Pressure point
11 years after the Kyoto Protocol was signed — only to be consigned to irrelevance over the subsequent decade — nations are meeting in Poland to negotiate post-2012 action.

The realities of climate change are clearer than ever, and the cost of action is mounting. Rich countries, historically responsible for climate change, are proposing new mechanisms to share the burden. Leading developing countries such as India and China need to negotiate hard as well and make a big push for renewables
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Special cover story
Scientists have warned us that the ice is thinning. But politicians and business bosses are leaving us with no option but to walk on this thin ice. This is the crux of the problem: science has established beyond doubt the reality of climate change and its devastating impacts.
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Carbon rush
Black as the carbon they deal in Kyoto, 1997: The world agrees to the Clean Development Mechanism (CDM) to combat global warming. But with large loopholes in procedure, hands-off regulations and no public scrutiny, the carbon reduction committments of industrialised countries are diluted, while only a few rich companies in developing nations stand to gain.
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Renewables, Deserted?
The Indian government has a set a target for renewable energy: 10,000 megawatt by 2012. So far so good. Renewables can electrify the rural marginalised who cannot be connected to the national grid. But how will it meet this target? Especially, when it took 20 years to generate just 3,500 megawatt. Lian Chawii analyses the obstacles confronting renewable energy penetration in the country and searches the way out.
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The future of clean energy
A simple chemical reaction is the basis of fuel cell technology. Fuel cells run on hydrogen to provide electricity. The only byproduct is water vapour. Clean, environment-friendly, exciting. But haven’t we heard too much about them already without anything happening? No. Till now, only environmentalists were interested. Now, big business is really keen to develop stakes in the hydrogen economy of the future. LIAN CHAWII appraises the history, potential, politics and science of fuel cells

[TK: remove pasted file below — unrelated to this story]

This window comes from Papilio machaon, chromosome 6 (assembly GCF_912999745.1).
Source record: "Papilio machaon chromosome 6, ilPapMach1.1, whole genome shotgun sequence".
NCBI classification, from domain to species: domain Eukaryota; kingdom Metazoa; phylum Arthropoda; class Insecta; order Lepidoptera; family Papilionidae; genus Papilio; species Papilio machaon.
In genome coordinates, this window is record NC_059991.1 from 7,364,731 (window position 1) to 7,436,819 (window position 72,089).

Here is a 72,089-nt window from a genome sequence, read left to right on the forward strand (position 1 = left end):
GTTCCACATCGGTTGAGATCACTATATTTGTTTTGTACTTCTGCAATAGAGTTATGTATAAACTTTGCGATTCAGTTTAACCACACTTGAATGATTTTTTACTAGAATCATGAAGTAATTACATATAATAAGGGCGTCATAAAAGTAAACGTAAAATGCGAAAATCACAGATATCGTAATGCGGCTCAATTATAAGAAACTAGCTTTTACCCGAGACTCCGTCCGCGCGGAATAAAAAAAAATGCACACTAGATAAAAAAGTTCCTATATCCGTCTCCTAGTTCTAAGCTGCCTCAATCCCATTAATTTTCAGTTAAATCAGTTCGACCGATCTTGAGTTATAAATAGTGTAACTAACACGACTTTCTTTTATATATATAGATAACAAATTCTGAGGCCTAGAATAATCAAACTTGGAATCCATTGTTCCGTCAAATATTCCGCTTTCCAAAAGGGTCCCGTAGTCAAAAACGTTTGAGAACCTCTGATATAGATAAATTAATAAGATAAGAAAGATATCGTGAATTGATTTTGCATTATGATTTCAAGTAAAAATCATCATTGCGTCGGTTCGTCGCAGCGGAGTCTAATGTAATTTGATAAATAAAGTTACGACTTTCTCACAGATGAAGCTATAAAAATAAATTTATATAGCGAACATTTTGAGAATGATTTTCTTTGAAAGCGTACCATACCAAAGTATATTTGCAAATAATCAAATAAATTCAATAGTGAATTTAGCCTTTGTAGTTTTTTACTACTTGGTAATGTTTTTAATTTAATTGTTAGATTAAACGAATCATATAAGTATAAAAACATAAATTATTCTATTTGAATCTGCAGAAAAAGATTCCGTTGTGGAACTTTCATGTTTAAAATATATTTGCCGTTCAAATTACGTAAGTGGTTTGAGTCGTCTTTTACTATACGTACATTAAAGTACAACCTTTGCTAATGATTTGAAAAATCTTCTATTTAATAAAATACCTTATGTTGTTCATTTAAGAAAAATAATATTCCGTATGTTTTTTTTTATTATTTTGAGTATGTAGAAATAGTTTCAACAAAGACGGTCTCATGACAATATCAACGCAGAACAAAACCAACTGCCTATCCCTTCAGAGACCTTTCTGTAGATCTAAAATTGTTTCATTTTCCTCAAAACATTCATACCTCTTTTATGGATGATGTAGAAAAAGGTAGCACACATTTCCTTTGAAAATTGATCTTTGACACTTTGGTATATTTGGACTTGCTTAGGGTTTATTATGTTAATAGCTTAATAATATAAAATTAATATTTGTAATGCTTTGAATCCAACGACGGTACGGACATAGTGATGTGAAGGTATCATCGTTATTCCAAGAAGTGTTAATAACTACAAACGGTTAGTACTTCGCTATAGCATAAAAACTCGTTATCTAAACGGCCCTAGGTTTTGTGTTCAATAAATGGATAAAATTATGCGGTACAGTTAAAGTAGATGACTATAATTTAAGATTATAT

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Gone with the wind
When the wind energy sector was opened to private investors in 1993, there was a virtual boom. The government’s offer of tax benefits, easy loans, excise and custom exemptions and many other sops made investment in wind energy development very lucrative. However, after the initial rush of activity, promoters and investors seem to be taking a breather now. The establishment of wind farms has fallen far short of the target. And those that have been set up have problems in plenty. Only about 5 per cent of India’s wind energy potential of 20,000 megawatts has been tapped so far.
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Creative carbon accounting
The Kyoto protocol, agreed in December 1997, was the first step to curtail emissions of the industrialised world. It is now being used to set up a trading system to buy and sell carbon emissions. ANIL AGARWAL and SUNITA NARAIN provide a review of Post-Kyoto movers and shakers, swaps and deals, and antagonists and protagonists
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Warm-up to kyoto
The industrialise countries have released billions of tonnes of carbon dioxide into the atmosphere, but want the south to play nanny to them and clean up the mess
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Equity watch: A climate newsletter from the South
CSE brought out special editions of Equity Watch on the occassion of the Eighth Conference of Parties (COP-8) to the United Nations Framework Convention on Climate Change (UNFCCC)
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Equal rights to the atmosphere
Equity is a prerequisite for any global agreement, particularly when dealing with the pollution of a global common property resource, such as the atmosphere. Discussions on global warming and climate change, however, threaten to put unequal burden on the nations of the world.
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  2009 is full of promise
Sunita Narain, January 1, 2009

I spent a week at the climate change conference in Poznan, and realized the world is in deep trouble and deeper denial.
Climate inaction
January 1, 2009
The climate talks in Poznan failed on all counts. The US was found missing in post-election inaction; climate-champion EU was squabbling over the economic pain of taking action; developing countries found themselves talking amongst themselves about what needs to be done to cut emissions.
It makes perfect sense to integrate the green dimension
January 1, 2009
Guy Ryder, general secretary of the International Trade Union Confedaration, went to Poznan to attend his first UN climate meet. He sees green opportunity in the financial crisis. Pradip Saha caught up with him
Press Release
December 04, 2008
CSE charts an agenda for action in Poznan, calls for tough action to reduce emissions and an agreement based on equity
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